xXx: Return of Xander Cage
The last forty minutes of the movie do come together in a pretty diverting way.
The theory is that Brittany Murphy is trying to channel Marilyn Monroe, but as I watched "Uptown Girls," another name came to mind: Lucille Ball. Murphy has a kind of divine ineptitude that moves beyond Marilyn's helplessness into Lucy's dizzy lovability. She is like a magnet for whoops! moments.
I remember her as a presenter at the 2003 Independent Spirit Awards, where her assignment was to read the names of five nominees, open an envelope and read the winner. This she was unable to do, despite two visits by a stage manager who whispered helpful suggestions into her ear. She kept trying to read every nominee as the winner, and when she finally arrived triumphantly at the real winner, she inspired no confidence that she had it right.
Some thought she was completely clueless, or worse. I studied her timing and speculated that she knew exactly what she was doing, and that while it took no skill at all to get it right, it took a certain genius to get it so perfectly wrong. She succeeded in capturing the attention of every person in that distracted and chattering crowd, and I recalled "Lucy" shows where everyone in a restaurant would suddenly be looking at her.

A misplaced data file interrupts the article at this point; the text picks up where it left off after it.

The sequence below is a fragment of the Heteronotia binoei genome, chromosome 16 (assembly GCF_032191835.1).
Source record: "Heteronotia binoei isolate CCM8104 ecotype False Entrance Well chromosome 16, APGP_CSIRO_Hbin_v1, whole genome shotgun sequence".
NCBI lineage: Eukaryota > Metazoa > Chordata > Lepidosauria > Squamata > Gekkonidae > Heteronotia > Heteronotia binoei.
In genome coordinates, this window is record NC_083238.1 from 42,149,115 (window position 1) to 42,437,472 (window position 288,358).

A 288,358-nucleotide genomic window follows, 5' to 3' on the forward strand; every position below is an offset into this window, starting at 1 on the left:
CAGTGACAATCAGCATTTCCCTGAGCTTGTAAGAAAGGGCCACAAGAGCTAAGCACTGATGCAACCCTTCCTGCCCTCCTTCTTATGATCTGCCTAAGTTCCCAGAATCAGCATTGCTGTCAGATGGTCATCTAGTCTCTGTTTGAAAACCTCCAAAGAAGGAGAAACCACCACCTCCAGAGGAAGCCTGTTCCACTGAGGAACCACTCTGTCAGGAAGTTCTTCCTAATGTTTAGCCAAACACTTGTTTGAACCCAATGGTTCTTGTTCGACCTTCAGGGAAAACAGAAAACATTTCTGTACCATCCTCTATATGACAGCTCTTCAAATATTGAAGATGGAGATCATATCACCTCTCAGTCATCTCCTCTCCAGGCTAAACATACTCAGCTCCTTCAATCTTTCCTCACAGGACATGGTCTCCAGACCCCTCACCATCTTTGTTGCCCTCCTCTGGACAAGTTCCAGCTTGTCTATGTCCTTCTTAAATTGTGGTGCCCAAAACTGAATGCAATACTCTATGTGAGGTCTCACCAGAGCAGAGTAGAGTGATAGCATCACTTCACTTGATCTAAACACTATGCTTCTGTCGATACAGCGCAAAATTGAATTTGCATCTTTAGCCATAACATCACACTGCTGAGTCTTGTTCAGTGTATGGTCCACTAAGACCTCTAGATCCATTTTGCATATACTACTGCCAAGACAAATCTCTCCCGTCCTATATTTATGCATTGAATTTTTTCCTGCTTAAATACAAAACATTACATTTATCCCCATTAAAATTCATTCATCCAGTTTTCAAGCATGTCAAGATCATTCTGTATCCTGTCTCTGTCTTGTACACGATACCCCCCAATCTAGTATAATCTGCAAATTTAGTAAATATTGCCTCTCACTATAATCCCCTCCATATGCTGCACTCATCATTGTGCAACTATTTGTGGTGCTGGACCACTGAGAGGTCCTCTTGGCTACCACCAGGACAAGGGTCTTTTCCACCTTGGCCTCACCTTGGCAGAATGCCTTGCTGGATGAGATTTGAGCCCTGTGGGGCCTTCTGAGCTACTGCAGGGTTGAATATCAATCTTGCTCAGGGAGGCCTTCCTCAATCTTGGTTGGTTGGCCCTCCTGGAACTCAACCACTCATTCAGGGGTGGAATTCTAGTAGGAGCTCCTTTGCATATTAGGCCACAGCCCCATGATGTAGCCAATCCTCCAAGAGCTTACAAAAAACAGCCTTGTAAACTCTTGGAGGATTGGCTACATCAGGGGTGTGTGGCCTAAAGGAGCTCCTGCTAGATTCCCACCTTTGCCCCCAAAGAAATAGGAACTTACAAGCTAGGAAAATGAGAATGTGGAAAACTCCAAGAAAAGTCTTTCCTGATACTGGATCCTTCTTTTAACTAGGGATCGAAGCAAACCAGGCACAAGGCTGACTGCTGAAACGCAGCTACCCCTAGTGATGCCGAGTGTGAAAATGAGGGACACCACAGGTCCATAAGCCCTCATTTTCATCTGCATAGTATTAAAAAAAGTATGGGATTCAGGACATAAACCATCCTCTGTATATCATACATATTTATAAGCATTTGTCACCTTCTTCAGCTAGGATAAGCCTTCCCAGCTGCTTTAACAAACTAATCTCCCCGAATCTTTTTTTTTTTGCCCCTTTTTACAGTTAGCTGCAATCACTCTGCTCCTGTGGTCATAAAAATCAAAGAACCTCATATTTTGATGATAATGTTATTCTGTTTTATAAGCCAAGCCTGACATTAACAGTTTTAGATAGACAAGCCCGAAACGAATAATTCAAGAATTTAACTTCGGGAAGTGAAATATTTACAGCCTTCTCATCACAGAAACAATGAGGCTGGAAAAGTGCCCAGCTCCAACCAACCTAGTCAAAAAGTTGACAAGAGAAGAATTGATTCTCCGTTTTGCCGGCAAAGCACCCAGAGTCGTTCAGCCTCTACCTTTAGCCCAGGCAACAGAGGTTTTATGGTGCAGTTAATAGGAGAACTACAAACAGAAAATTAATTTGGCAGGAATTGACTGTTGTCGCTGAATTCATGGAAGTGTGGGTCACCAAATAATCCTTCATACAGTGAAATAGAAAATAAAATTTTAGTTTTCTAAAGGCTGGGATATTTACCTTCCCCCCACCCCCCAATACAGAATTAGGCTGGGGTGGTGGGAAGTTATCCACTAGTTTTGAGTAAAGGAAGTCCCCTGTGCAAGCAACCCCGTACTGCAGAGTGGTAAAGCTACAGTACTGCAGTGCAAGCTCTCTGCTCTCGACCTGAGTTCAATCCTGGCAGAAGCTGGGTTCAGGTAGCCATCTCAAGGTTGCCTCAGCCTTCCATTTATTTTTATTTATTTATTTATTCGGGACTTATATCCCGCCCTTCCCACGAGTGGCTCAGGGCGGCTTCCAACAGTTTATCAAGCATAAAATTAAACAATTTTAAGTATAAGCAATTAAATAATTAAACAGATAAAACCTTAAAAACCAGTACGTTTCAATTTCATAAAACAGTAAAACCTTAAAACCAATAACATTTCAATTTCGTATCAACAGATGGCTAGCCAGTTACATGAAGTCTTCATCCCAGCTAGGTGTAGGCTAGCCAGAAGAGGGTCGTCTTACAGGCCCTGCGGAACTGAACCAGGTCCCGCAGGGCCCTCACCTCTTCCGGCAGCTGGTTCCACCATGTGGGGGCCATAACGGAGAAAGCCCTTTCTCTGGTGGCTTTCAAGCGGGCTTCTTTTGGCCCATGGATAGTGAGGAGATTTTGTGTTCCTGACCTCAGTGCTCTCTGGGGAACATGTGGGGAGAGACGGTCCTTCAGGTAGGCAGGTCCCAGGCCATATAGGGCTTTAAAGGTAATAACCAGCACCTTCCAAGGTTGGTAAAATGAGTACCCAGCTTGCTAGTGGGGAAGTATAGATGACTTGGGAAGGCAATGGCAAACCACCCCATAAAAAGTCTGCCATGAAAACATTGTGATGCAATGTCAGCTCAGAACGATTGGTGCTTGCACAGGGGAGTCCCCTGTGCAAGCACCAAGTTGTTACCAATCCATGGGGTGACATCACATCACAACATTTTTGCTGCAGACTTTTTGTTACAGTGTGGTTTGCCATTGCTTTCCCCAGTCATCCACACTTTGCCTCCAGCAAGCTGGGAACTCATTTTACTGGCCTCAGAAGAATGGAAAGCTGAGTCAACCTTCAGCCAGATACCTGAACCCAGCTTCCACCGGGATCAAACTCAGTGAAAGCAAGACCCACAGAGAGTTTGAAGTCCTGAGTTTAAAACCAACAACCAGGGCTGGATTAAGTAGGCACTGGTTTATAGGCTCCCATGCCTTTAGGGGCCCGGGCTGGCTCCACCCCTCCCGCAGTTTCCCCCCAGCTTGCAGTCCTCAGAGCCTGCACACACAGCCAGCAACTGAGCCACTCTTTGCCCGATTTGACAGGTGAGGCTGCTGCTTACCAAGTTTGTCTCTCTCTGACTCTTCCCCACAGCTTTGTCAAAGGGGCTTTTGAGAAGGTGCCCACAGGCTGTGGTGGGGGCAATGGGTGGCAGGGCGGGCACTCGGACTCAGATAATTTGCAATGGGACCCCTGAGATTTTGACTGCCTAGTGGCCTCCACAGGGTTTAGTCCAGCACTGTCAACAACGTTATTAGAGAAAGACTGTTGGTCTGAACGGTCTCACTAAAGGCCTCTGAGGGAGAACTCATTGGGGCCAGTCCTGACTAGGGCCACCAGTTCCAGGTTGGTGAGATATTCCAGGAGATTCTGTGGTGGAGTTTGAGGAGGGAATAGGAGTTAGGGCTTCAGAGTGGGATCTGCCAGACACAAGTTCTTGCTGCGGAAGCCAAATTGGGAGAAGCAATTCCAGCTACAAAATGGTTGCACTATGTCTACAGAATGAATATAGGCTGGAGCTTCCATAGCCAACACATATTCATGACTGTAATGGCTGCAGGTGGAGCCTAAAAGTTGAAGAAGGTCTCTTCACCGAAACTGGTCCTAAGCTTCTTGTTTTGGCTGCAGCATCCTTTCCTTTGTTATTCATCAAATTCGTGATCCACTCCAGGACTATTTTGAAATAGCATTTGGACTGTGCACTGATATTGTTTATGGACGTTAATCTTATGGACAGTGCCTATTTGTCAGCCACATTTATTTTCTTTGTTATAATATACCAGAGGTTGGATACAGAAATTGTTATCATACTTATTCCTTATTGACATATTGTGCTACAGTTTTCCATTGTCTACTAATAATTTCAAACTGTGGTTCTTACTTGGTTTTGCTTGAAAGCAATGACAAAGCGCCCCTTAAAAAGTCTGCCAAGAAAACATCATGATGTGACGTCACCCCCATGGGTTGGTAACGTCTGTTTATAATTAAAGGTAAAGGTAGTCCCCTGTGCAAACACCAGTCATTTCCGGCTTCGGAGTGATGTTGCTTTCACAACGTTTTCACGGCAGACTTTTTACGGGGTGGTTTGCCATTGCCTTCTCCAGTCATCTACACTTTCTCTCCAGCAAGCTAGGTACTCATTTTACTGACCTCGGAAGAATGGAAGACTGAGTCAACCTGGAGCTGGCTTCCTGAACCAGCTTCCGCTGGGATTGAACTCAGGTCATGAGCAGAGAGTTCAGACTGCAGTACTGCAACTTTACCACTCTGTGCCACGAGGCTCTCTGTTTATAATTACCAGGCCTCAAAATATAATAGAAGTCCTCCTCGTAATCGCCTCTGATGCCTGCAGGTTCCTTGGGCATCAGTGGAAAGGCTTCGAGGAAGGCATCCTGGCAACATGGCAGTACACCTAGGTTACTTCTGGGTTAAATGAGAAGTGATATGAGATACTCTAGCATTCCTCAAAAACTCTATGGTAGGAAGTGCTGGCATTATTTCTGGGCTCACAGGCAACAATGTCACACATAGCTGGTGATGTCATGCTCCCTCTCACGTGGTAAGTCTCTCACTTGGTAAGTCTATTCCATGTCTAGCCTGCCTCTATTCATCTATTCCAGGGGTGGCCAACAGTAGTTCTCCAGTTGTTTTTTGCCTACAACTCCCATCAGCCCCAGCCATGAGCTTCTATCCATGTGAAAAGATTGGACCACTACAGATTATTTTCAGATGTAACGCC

"Uptown Girls" gives Murphy an opportunity to channel Lucy at feature length. She plays an improbable character in an impossible story, but of course she does. She is Molly Gunn, whose father was a rock star until both parents were killed in a plane crash, leaving her with a collection of guitars and a trust fund administered by someone named Bob. As the story opens, Bob has disappeared with all of her money and she is forced to work for the first time in her life. This does not come easy to a girl whose only skills are as a consumer.